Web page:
May 2007 Archives

May 22, 2007

Open Letter to West Valley City: A Bike Trail going East and West

My last post was regarding my adventures trying to commute from the west side of West Valley City to the east side, and from there to Downtown Salt Lake City. Well, as there are no real bike trails going East and West, I thought I would start the ball rolling by contacting my City Councilman regarding the need. Unfortunately, the Mayor doesn't have an email for contact, so I will be writing a snail mail letter to him.

In addition, for any of you who are interested in adding your vote to an open letter, I will be posting mine here in this blog entry:

Open Letter to West Valley City Council
Dear West Valley City Council,

The needs of cyclists within your fair city is indeed dire. In a city that has been dedicated to it's citizenry, the protection of those using alternative transportation has been sadly neglected.

How so? By excluding bike lanes from your roads, or by excluding multi-use trails through the city, cyclists have been forced to risk their lives on roads with little or no safety zones behind white lines. Sharing the road with cars is becoming more hazardous as the city expands with new construction.

Because alternative transportation presents a unique and healthy way to combat greenhouse gases, and can also boost the economy within local areas, I respectfully request that you consider multi-use trails and/or bike lanes within your fair city. Those that cycle to work will be more likely to continue to do so, and those that have been less inclined to cycle will be more likely to do so if safe avenues are provided.

Now, I made two claims regarding the benefits of cycling lanes and multi-use trails. Let me go into more detail regarding those benefits.

Greenhouse Gases and Bike Lanes or Trails
Several cities across the nation have plans to expand their bicycle infrastructure specifically to address the need for reducing greenhouse gases. Their plans and rationale can be found at these links:

Plans from Marin County, California
Missoula, Montana plans
Plans from the City of Seattle, Washington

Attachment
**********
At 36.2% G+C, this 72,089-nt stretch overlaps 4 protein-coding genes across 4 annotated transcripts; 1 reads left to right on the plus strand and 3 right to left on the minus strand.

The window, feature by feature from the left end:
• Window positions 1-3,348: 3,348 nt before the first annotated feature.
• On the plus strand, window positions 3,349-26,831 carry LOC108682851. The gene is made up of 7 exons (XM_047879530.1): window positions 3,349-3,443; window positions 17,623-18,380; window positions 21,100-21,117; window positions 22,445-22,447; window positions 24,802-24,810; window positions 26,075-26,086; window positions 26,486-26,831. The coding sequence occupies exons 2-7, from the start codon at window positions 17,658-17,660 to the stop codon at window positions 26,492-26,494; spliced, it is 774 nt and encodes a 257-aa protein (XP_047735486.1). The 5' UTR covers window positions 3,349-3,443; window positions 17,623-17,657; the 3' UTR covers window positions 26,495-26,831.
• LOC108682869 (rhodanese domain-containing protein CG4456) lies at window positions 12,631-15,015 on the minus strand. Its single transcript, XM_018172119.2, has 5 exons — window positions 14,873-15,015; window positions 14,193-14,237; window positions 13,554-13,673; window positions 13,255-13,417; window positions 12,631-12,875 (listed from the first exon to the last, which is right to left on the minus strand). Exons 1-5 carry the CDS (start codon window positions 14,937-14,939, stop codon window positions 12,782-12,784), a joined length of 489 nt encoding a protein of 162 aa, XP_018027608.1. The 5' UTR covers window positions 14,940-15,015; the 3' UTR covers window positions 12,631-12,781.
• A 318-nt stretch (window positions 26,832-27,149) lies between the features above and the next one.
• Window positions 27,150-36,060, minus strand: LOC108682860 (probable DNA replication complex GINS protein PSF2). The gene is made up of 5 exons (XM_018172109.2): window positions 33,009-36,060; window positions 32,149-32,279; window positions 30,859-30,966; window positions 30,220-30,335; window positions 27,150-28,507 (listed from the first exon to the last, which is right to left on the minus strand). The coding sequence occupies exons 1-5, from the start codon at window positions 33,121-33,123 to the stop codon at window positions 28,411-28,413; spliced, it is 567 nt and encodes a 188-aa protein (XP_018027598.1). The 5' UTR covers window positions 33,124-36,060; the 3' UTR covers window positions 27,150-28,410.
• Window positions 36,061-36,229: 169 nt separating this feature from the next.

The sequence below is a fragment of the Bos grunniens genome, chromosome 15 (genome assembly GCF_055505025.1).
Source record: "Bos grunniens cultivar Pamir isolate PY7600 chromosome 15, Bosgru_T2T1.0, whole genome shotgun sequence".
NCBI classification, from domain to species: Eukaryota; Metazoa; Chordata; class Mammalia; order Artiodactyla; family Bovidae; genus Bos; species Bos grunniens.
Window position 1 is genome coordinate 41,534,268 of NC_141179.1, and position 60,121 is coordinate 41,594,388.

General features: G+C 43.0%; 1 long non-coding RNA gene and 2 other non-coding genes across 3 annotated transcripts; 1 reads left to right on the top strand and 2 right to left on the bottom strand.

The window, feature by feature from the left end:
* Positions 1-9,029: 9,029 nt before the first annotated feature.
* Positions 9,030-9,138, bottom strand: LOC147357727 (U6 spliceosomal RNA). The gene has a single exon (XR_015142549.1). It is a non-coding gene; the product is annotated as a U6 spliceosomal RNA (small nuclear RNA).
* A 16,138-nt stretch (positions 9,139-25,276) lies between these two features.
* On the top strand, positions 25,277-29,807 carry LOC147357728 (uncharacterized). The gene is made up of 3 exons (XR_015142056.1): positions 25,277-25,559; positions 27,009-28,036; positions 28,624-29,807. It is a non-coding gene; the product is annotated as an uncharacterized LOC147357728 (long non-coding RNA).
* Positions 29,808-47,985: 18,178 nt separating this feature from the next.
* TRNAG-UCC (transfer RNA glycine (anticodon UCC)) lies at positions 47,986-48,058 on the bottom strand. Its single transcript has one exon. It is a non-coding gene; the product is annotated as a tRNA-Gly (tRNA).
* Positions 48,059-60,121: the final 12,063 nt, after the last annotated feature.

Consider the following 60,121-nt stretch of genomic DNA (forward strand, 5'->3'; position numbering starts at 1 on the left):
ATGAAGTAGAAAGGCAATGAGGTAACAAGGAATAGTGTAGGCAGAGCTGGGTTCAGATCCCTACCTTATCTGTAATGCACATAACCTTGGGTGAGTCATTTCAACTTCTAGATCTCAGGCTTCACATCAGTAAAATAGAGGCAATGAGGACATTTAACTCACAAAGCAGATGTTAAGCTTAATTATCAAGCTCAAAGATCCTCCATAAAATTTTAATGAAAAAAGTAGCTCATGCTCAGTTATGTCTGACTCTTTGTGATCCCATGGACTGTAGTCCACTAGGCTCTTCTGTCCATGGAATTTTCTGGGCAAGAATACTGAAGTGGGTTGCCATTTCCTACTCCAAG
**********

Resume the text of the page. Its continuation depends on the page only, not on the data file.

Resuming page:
Plans from the City of Vancouver, British Columbia, Canada

The list could continue on. As you can see, each of these government entities have recognized the need for expanded, save commutes for cyclists through their cities as an essential part of their commitment to reducing the production of greenhouse gases. My argument is the same. Reduce greenhouse gases by allowing people to safely travel the streets and paths through the city on their own power.

Boost to Local Economy
One thing that most "modern" cities lack is a truly local economy. Many cities, like West Valley, are a collection of suburban lots with a central shopping district that is generally too far of a walk to safely visit without driving. The only alternative would be using a bicycle to increase the range of those suburban dwellers that desire to shop. On the surface, this is an excellent example of why we should be looking to local economies when building bicycle lanes.

Another benefit would be the use of cycling lanes and trails by visitors to the city. West Valley can be the first west-side city to take advantage of regular bicycle tours, and those visiting are definitely going to use their dollars along the trails to be sure those trails remain for future tours.

While West Valley doesn't have scenic avenues going East to West, it is necessary to connect the Jordan River Parkway to the Oquirrh Mountain paths along the old Bacchus Highway, which is a frequented bicycle tour road. An investment of bike lanes within the City would provide an excellent travel opportunity for anyone touring along that road.

For more information on the economic benefits of bike trails and lanes, feel free to check out the following links:

From Darlington, United Kingdom
Greensboro, North Carolina
Study by the National Trails Training organization

There are many more points that I would like to make, but I hope that this at least gives the City some reasons for discussion, and more importantly reasons for action. This project would save thousands of dollars in gas money for the City residents, provide thousands more in increase economic spending by both residents and visitors, and will give West Valley City a place among the cyclists favored spots.

Please consider this much needed expansion.

Yours respectfully,

Jeremy Robb

May 18, 2007

The High Adventures of West to East Cycling

Well, as per the recommendations of a number of people (including levi from a post back in March), I decided to try riding my bike to work again. I figured I would give myself plenty of time and leave at 6:30 AM.

Biking in West Valley City
The ride started off pretty easy, as I chose to go through mostly residential areas this time. I headed through 3100 South from 7200 West to Redwood, which took me about 45 minutes. All the time I was being passed by other cyclists on road bikes. I then realized just how much more suited for this trek a road bike would have been.